Real estate agents are a dime a dozen.
Some even advertise their work as being a doctor’s appointment.
But a recent report by the Texas Health & Human Services Commission, obtained by medical news website Medical News Now, found that some medical listings are fraudulent, with real estate agents posing as doctors.
The commission said it had conducted the study to identify medical-related listings that are being posted on Craigslist.
The listing is called “Dr. Bob” and is for a “special appointment,” the commission said.
A quick Google search reveals it’s a bogus medical appointment, listing doctors with a “doctors office” and a “dentist.”
“Dr Bob” also states the appointment will take place at “3:30pm.”
The next day, “Dr.”
Bob will appear on the front page of the site with an address of 821 S. West Loop.
A Google search on “DrBob” reveals it is a fake.
In a statement, Texas Health said the agency does not comment on individual cases, except to say, “The investigation into these listings is ongoing.”
The commission noted the sites are often linked on the internet.
The Texas Medical Association, which represents licensed medical practitioners in the state, did not immediately return a request for comment.
A Craigslist ad for an “exercise trainer” from November 2014 said the trainer will be at the same time as the doctor, at “4:30 PM.”
A “doctored appointment” for a doctor in October 2016 said the doctor would be “at 5:00 PM.”
“We’re working to get the website up and running as soon as possible,” said Chris Breslin, president of the Texas Medical Assn.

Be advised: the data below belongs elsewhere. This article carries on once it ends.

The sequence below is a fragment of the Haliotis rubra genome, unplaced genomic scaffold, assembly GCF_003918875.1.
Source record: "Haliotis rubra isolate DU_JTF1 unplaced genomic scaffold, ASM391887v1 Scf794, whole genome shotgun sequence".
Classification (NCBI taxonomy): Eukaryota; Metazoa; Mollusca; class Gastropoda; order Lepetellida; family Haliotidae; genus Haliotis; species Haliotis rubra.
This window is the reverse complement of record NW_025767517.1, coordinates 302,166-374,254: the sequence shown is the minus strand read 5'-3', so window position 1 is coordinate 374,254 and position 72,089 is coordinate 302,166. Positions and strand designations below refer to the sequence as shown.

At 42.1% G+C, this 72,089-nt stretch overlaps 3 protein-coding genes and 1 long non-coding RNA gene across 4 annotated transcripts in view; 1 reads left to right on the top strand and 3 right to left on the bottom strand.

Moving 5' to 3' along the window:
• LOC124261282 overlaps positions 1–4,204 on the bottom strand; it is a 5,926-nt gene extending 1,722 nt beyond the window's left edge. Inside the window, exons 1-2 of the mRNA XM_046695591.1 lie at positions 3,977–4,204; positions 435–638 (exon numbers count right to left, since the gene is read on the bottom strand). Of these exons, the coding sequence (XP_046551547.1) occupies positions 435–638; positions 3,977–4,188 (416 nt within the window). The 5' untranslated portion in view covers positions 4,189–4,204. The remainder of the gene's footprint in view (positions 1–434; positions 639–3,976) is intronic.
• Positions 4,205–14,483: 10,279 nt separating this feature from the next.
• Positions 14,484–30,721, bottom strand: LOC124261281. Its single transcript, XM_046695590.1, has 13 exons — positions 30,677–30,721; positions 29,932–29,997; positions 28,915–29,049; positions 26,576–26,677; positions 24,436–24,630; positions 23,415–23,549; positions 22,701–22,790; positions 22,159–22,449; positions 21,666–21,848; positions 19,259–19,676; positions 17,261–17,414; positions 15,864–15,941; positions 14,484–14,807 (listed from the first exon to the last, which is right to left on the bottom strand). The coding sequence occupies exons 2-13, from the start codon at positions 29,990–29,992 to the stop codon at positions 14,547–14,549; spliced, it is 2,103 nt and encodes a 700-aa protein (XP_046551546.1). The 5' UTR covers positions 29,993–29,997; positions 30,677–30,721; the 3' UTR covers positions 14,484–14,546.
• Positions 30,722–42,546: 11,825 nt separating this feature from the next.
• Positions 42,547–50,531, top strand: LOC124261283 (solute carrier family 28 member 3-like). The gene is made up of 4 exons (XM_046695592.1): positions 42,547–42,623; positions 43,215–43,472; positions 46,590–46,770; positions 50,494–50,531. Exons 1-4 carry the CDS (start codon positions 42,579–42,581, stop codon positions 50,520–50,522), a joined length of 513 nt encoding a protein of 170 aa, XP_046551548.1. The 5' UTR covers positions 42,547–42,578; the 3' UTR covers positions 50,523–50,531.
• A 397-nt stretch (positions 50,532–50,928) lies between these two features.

“If someone can provide information that could help us identify any fraudulent listings, then we’ll take action.”
A medical-equipment-repair shop ad in February said the repair shop was “open 24 hours a day, 7 days a week.”
The company that sells the goods in the ads also has a fake doctor listed.
The owner of the business, who has not responded to requests for comment, also listed a fake address for his business in a Facebook post.
In April, an insurance agent for a medical clinic listed his real name on a medical-insurance-services website.
In August, a medical home-inspection company advertised for a physician.
The company’s “medical staff” is listed as a doctor at a “medical practice.”
In a Facebook message, the company said it “does not allow our doctors to be listed in medical-care sites” because “medical professionals cannot be considered physicians.”
The site for the HomeCare of Austin, which advertises on Craigslist for a housekeeper, also lists the same fake address.
The HomeCare’s owner, who declined to comment, told Medical News NOW that she was not aware of any other fraudulent listings.
“We are working to make the website as safe as possible and that includes removing any and all fake listings that may be on the site,” she wrote in an email.
“Our team is working to keep the website safe.”